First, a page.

Kaid Benfield Archive


Vacant storefronts - they're not just for ghost towns anymore

Kaid Benfield

Posted February 25, 2009 at 1:18PM

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  Tampa (by: Bill Rogers, creative commons license)  Big Springs, TX (by: imagematters1, creative commons license)

Last night, President Obama spoke of turning difficulty into opportunity on a grand scale.  But the grand scale comprises many smaller, local stories where we must also do our best to do the same.

In particular, in addition to Switchboard, I write for Rooflines, the provocative blog of the National Housing Institute.  Matthew Hersh has a terrific post over there about how the recession is affecting traditional downtowns in ways that we might not have forecast:

"From the City of Millville way down in South Jersey to Morristown up in the northern state suburbs, downtowns across New Jersey are approaching alarming levels of storefront vacancies.

"And why? Well, you can name any number of reasons, of course, stemming from the obvious economic hit that retailers have taken, to less obvious reasons like how stringent a town's permit process is in opening a retail business.

"With the closing of big-box stores like Circuit City and Linens-N-Things, whose value went from $1.3 billion in 2006 to a stunning $1 million in 2009, municipalities are going to be faced with hundreds of thousands of square feet of basically vacant warehouse space, that was, in most cases, zoned and developed specifically with those stores in mind. While it will be interesting to see how the big-box model will change in this new economy and how towns cope with breathtaking amounts of vacant space, for now, we're going to look at the downtown.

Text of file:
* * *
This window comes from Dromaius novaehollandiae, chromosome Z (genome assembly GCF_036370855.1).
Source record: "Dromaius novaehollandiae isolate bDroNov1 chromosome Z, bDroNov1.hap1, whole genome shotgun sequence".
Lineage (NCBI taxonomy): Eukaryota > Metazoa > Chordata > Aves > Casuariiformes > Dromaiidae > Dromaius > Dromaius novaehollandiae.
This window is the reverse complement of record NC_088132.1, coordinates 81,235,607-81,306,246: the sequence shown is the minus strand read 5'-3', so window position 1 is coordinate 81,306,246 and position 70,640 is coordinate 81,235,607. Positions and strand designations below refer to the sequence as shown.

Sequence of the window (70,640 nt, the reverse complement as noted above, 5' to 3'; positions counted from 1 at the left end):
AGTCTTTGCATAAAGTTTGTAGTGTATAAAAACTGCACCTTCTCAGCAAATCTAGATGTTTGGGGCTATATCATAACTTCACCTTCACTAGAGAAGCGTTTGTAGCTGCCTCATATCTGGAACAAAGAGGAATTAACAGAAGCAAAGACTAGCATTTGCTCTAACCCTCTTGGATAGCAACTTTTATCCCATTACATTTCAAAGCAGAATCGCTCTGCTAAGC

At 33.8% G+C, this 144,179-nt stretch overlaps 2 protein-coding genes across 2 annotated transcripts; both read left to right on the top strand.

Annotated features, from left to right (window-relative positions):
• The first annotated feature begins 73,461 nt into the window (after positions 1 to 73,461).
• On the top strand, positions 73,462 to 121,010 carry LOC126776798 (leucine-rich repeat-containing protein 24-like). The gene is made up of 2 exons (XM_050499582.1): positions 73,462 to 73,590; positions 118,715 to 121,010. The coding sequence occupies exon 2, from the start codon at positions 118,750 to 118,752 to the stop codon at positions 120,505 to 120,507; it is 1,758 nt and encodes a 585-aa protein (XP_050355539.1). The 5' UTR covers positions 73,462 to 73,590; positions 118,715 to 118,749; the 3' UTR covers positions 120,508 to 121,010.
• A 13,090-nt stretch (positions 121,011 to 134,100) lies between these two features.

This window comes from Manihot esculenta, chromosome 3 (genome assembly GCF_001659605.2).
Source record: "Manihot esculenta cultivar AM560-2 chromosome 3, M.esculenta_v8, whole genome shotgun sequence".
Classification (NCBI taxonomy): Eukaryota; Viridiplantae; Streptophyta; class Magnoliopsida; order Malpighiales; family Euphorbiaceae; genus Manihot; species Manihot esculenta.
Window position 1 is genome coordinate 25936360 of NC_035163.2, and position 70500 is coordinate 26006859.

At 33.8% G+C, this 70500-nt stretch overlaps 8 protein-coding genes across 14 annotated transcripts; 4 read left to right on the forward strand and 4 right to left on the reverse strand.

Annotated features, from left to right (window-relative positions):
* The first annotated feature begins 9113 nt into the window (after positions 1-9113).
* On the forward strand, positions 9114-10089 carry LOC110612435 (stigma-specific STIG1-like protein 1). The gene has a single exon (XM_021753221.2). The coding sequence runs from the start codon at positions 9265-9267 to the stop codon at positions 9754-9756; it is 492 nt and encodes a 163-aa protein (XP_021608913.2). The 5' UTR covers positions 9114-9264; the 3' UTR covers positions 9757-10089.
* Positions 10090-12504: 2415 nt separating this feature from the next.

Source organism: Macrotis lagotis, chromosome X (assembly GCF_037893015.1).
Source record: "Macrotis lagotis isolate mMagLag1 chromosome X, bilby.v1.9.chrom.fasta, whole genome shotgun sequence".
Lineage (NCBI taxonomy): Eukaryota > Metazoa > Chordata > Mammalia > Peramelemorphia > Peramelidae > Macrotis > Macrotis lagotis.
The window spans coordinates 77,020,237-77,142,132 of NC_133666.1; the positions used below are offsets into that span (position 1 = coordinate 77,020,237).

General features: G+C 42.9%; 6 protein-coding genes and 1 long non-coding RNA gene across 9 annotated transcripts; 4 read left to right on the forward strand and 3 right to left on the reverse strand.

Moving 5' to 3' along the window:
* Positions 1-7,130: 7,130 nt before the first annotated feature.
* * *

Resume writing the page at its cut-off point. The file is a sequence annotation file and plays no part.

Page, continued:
"We used to blame the Big Boxes on the highway for running Ma and Pa out of business, but what happens when the sharpest drop in consumer spending since the 1982 recession down those very Big Boxes? Will downtowns suddenly rebound? Well, without our help, it's unlikely, but in the meantime, communities that are anything but ambivalent are starting to think out of the box as to how to fill the retail void in the form of temporary infill . . ."

Matthew points to some of the methods that can be used to spur revitalization of these properties.  Read the whole post here.

Reclaiming vacant properties and undertaking related revitalization is one of the best things we can do not just economically and socially, but also environmentally, since it saves resources to recycle existing infrastructure, and placing more development in existing communities displaces what would otherwise be sprawl, with its much higher greenhouse gas emissions.  Easier said than done, but let's turn these vacancies into opportunity.